In 2022, the legislature passed AB 2188, prohibiting employers from discriminating against employees and applicants based on their use of cannabis off-duty and away from the workplace, or the presence of non-psychoactive cannabis metabolites in their hair, blood, urine or other bodily fluids pursuant to an employer-required screening test. Although passed in 2022, AB 2188 has a delayed effective date of January 1, 2024, and was amended by this year’s SB 700. 

The new cannabis law effective January 1, 2024, is found in Government Code section 12954. This section does not prohibit employers from enforcing rules against the use, possession or distribution of cannabis or impairment at work. Notably, it does not apply to “employees in the building and construction trades” or applicants or employees hired for positions that require a federal government background investigation or security clearance. Similarly, this new cannabis law expressly does not preempt state or federal laws requiring applicants or employees to be tested for controlled substances as a condition of employment, receiving federal funds or federal licensing-related benefits or entering into federal contracts. 

The new Government Code as amended by SB 700 further prohibits employers from asking job applicants, including those in the construction and building trades, about their prior use of cannabis. Discrimination based on information about a person’s prior cannabis use obtained from the person’s criminal history is prohibited unless the employer is permitted to consider or inquire about prior cannabis use under state or federal law. 

To comply with these new laws, employers will need to review their policies and procedures relating to drug testing, hiring and standards of conduct. 

Stronger Anti-Retaliation Laws

SB 497 makes it easier for employees who engage in certain protected activities under the California Labor Code, such as filing complaints with the Labor Commissioner or enforcing equal pay complaints, to make retaliation claims. If an employee who engages in a protected activity experiences an adverse employment action, such as termination or demotion, within 90 days of the protected activity, SB 497 creates a presumption of illegal employer retaliation. The burden then shifts to the employer to show a legitimate non-retaliatory reason for the action. Even then, the employee can still argue that the action was nonetheless retaliatory.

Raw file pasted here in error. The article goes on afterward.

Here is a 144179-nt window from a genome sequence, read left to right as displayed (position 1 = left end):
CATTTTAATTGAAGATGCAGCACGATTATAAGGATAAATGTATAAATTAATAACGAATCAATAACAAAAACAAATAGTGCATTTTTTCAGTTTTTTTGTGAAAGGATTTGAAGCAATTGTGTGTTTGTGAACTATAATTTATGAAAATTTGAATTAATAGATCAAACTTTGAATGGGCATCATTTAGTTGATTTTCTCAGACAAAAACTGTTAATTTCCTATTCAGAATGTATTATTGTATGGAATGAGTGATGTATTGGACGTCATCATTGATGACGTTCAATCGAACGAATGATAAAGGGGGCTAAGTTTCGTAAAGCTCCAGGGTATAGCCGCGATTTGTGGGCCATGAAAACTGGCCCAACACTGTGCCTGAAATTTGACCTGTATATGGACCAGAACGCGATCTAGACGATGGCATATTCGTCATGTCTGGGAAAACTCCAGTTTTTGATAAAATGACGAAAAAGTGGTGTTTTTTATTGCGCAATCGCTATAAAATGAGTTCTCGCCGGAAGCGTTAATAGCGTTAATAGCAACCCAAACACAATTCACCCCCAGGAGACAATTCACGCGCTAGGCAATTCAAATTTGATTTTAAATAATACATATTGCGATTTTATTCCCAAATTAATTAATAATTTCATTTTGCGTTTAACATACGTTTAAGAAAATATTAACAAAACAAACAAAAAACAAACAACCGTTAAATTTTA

SB 497’s presumption of retaliation based solely on a temporal element is a notable shift in the legal framework. This change only serves to reinforce employer best practices: document performance and disciplinary issues timely and thoroughly and ensure consistency in taking adverse action against employees. 

Workplace Safety

New Requirements To Address Workplace Violence

SB 553 requires most California employers to establish, implement and maintain an effective workplace violence prevention plan by July 1, 2024. Plans can be stand-alone or part of the Illness and Injury Prevention Program (IIPP). The new requirements are detailed and include a requirement to review and evaluate the effectiveness of the workplace violence program plan “at least annually when a deficiency is observed or becomes apparent and after a workplace violence incident.”  

The requirements apply to most employers, although there are notable exceptions, including employees teleworking from a location of the employee’s choice and small establishments (less than 10 employees) not open to the public.